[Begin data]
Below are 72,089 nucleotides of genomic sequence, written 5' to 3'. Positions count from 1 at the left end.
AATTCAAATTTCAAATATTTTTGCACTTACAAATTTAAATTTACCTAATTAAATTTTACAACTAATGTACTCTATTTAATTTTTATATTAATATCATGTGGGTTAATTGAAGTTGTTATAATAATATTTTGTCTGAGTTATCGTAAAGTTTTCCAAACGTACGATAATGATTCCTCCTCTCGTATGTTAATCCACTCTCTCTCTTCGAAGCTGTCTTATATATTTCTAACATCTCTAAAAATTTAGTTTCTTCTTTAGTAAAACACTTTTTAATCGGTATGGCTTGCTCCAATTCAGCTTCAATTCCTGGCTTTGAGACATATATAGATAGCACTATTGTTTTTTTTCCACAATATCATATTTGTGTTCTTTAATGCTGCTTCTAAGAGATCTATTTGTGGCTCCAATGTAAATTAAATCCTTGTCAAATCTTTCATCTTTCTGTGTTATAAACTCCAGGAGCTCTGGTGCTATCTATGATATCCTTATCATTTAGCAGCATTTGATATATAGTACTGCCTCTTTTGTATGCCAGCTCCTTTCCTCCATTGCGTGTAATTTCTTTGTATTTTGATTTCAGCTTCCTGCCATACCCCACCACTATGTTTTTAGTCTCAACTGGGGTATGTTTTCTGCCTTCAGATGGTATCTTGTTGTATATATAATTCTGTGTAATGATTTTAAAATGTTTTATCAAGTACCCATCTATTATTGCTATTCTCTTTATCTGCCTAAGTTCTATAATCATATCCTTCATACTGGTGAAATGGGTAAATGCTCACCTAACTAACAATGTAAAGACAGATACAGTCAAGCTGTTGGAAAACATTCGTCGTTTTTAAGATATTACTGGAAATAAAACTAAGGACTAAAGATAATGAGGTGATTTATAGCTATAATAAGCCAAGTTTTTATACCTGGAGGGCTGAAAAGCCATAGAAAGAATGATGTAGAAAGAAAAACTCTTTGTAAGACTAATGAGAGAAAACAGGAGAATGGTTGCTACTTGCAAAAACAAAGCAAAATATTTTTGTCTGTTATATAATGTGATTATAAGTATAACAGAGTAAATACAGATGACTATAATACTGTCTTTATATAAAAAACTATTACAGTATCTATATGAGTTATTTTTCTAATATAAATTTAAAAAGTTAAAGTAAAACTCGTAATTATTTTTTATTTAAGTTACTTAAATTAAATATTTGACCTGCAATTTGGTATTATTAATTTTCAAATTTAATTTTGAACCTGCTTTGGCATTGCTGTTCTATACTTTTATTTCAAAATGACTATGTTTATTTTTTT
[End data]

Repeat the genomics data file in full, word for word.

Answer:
Below are 72,089 nucleotides of genomic sequence, written 5' to 3'. Positions count from 1 at the left end.
AATTCAAATTTCAAATATTTTTGCACTTACAAATTTAAATTTACCTAATTAAATTTTACAACTAATGTACTCTATTTAATTTTTATATTAATATCATGTGGGTTAATTGAAGTTGTTATAATAATATTTTGTCTGAGTTATCGTAAAGTTTTCCAAACGTACGATAATGATTCCTCCTCTCGTATGTTAATCCACTCTCTCTCTTCGAAGCTGTCTTATATATTTCTAACATCTCTAAAAATTTAGTTTCTTCTTTAGTAAAACACTTTTTAATCGGTATGGCTTGCTCCAATTCAGCTTCAATTCCTGGCTTTGAGACATATATAGATAGCACTATTGTTTTTTTTCCACAATATCATATTTGTGTTCTTTAATGCTGCTTCTAAGAGATCTATTTGTGGCTCCAATGTAAATTAAATCCTTGTCAAATCTTTCATCTTTCTGTGTTATAAACTCCAGGAGCTCTGGTGCTATCTATGATATCCTTATCATTTAGCAGCATTTGATATATAGTACTGCCTCTTTTGTATGCCAGCTCCTTTCCTCCATTGCGTGTAATTTCTTTGTATTTTGATTTCAGCTTCCTGCCATACCCCACCACTATGTTTTTAGTCTCAACTGGGGTATGTTTTCTGCCTTCAGATGGTATCTTGTTGTATATATAATTCTGTGTAATGATTTTAAAATGTTTTATCAAGTACCCATCTATTATTGCTATTCTCTTTATCTGCCTAAGTTCTATAATCATATCCTTCATACTGGTGAAATGGGTAAATGCTCACCTAACTAACAATGTAAAGACAGATACAGTCAAGCTGTTGGAAAACATTCGTCGTTTTTAAGATATTACTGGAAATAAAACTAAGGACTAAAGATAATGAGGTGATTTATAGCTATAATAAGCCAAGTTTTTATACCTGGAGGGCTGAAAAGCCATAGAAAGAATGATGTAGAAAGAAAAACTCTTTGTAAGACTAATGAGAGAAAACAGGAGAATGGTTGCTACTTGCAAAAACAAAGCAAAATATTTTTGTCTGTTATATAATGTGATTATAAGTATAACAGAGTAAATACAGATGACTATAATACTGTCTTTATATAAAAAACTATTACAGTATCTATATGAGTTATTTTTCTAATATAAATTTAAAAAGTTAAAGTAAAACTCGTAATTATTTTTTATTTAAGTTACTTAAATTAAATATTTGACCTGCAATTTGGTATTATTAATTTTCAAATTTAATTTTGAACCTGCTTTGGCATTGCTGTTCTATACTTTTATTTCAAAATGACTATGTTTATTTTTTT